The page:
# Double or float - optimization routines

I am reading through code for optimization routines (Nelder Mead, SQP...). Languages are C++, Python. I observe that often conversion from double to float is performed, or methods are duplicated with double resp. float arguments. Why is it profitable in optimization routines code, and is it significant? In my own code in C++, should I be careful for types double and float and why?

Kind regards.

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If you write your own code in C++ why haven't you tagged the question appropriately ? Am I missing something subtle ? –  High Performance Mark Mar 14 '12 at 20:23
@HighPerformanceMark I am going through code in python (in particular scipy source) and c++, and writting my own routine combining several methods. I should have tagged with c++ as well. –  octoback Mar 14 '12 at 20:32
In addition to the things mentioned, for division and square root, the difference in performance between float and double is quite big. But those operations should be avoided in performance code anyway. –  harold Mar 14 '12 at 21:48
@harold avoid these operators and replace thm by ... what (when it is for example a user-given form to optimize)? –  octoback Mar 14 '12 at 21:55
@dlib it depends, there isn't really a drop-in replacement.. As an example, instead of comparing the lengths of vectors, compare the square of their length. Or when dividing a vector by a scalar, multiply it by its reciprocal (so the division only happens once - but for short vectors in SIMD it only happens once anyway, so it's about vectors longer than that). In SSE there are fast reciprocal square root and reciprocal instructions, with less precision. Sometimes that's enough precision. –  harold Mar 15 '12 at 11:01

Often the choice between `double` and `float` is made more on space demands than speed. Modern processors are capable of operating on `double` quite fast.

Floats may be faster than doubles when using SIMD instructions (such as SSE) which can operate on multiple values at a time. Also if the operations are faster than the memory pipeline, the smaller memory requirements of `float` will speed things overall.

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Accuracy is also an important concern. Changing the precision in data types can compromise the accuracy of results in some cases. –  Geoff Oxberry Mar 18 '12 at 1:40

Other times that I've come across the need to consider the choice between double and float types in terms of optimisation include:

• Networking. Sending double precision data across a socket connection will obviously require more time than sending half that amount of data.
• Mobile and embedded processors may only be able to handle high speed single precision calculations efficiently on a coprocessor.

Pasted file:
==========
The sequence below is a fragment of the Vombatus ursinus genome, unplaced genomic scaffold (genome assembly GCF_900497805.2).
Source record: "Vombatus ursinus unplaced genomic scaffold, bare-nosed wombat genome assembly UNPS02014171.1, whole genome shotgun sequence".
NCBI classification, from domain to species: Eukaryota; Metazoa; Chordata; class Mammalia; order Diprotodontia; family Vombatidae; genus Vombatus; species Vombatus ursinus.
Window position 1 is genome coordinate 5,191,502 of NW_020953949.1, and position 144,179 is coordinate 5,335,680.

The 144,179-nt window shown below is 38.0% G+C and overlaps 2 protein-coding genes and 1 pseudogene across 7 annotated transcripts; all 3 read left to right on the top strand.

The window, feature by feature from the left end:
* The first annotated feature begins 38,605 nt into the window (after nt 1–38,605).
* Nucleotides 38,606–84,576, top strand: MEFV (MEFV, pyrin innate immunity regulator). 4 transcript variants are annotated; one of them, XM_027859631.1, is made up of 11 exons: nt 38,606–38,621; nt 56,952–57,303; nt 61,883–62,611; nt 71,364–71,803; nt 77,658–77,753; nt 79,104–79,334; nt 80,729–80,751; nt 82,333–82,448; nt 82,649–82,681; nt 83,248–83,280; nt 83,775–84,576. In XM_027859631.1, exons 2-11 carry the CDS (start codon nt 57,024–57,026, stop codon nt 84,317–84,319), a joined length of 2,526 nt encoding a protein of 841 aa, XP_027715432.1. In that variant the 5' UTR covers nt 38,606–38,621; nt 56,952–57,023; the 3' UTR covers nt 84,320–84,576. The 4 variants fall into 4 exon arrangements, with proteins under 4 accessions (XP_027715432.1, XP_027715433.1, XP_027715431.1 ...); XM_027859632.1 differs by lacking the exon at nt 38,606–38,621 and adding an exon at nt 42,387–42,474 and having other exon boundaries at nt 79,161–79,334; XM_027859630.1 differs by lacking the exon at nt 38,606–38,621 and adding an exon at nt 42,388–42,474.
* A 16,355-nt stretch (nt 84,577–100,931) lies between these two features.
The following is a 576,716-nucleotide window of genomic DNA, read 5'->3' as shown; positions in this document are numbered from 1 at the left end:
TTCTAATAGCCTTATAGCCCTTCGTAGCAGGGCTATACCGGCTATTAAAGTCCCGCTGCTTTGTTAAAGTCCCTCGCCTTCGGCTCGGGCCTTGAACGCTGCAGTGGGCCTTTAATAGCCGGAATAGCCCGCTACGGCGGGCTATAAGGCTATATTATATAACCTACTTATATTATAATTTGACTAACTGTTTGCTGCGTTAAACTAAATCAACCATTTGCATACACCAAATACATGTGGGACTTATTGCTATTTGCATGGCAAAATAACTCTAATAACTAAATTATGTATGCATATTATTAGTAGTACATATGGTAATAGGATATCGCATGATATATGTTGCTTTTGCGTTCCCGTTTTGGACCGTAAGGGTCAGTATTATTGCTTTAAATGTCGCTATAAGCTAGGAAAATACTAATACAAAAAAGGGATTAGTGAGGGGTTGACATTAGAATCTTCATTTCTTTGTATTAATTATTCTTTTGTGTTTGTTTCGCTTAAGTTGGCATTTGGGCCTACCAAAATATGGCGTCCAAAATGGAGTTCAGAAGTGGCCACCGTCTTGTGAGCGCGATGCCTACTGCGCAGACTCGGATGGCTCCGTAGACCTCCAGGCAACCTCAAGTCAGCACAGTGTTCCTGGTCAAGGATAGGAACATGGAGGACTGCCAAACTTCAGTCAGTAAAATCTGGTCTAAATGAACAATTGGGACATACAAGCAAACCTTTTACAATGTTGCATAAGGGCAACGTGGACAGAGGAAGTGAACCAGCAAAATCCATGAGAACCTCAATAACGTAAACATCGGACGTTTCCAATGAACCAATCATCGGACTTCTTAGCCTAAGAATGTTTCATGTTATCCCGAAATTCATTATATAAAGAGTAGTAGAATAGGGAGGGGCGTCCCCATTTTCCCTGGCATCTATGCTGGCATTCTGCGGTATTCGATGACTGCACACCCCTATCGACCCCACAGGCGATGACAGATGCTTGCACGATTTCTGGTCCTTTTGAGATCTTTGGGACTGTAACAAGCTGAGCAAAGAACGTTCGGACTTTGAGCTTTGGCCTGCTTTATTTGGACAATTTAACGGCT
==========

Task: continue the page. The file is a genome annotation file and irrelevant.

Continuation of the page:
As mentioned in another answer, modern desktop processors can handle double precision Processing quite fast. However, you have to ask yourself if the double precision processing is really required. I work with audio, and the only time that I can think of where I would need to process double precision data would be when using high order filters where numerical errors can accumulate. Most of the time this can be avoided by paying more careful attention to the algorithm design. There are, of course, other scientific or engineering applications where double precision data is required in order to correctly represent a huge dynamic range.

Even so, the question of how much effort to spend on considering the data type to use really depends on your target platform. If the platform can crunch through doubles with negligible overhead and you have memory to spare then there is no need to concern yourself. Profile small sections of test code to find out.

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In certain optimization algorithms, the choice between `double` and `float` is not made more on space demands than speed. For example, with penalty or barrier methods that are used for interior point methods in nonlinear optimization, a `float` has insufficient precision compared to a `double`, and using `float`s in the algorithm will yield garbage. For this reason, penalty and barrier methods were not used in the 1960s, but were rediscovered later on with the advent of the double precision data type. (For more on these methods, consult Nonlinear Programming: Sequential Unconstrained Minimization Techniques (Classics in Applied Mathematics) by Fiacco and McCormick.)

Another consideration is the conditioning of the underlying linear systems solved in many optimization algorithms. If the linear systems you're solving in something like a Newton iteration are sufficiently ill-conditioned, you will not be able to obtain an accurate solution to those systems.

Only if the loss in precision will not jeopardize your numerics should you consider replacing `double`s with `float`s; even if space constraints force you to do so, you should make sure that the accuracy of your numerical results is not compromised. Once sufficient accuracy is assured for the problems you're working on, you can then worry about space and performance optimizations. You can use the CUTEr test set to validate your optimization routines.

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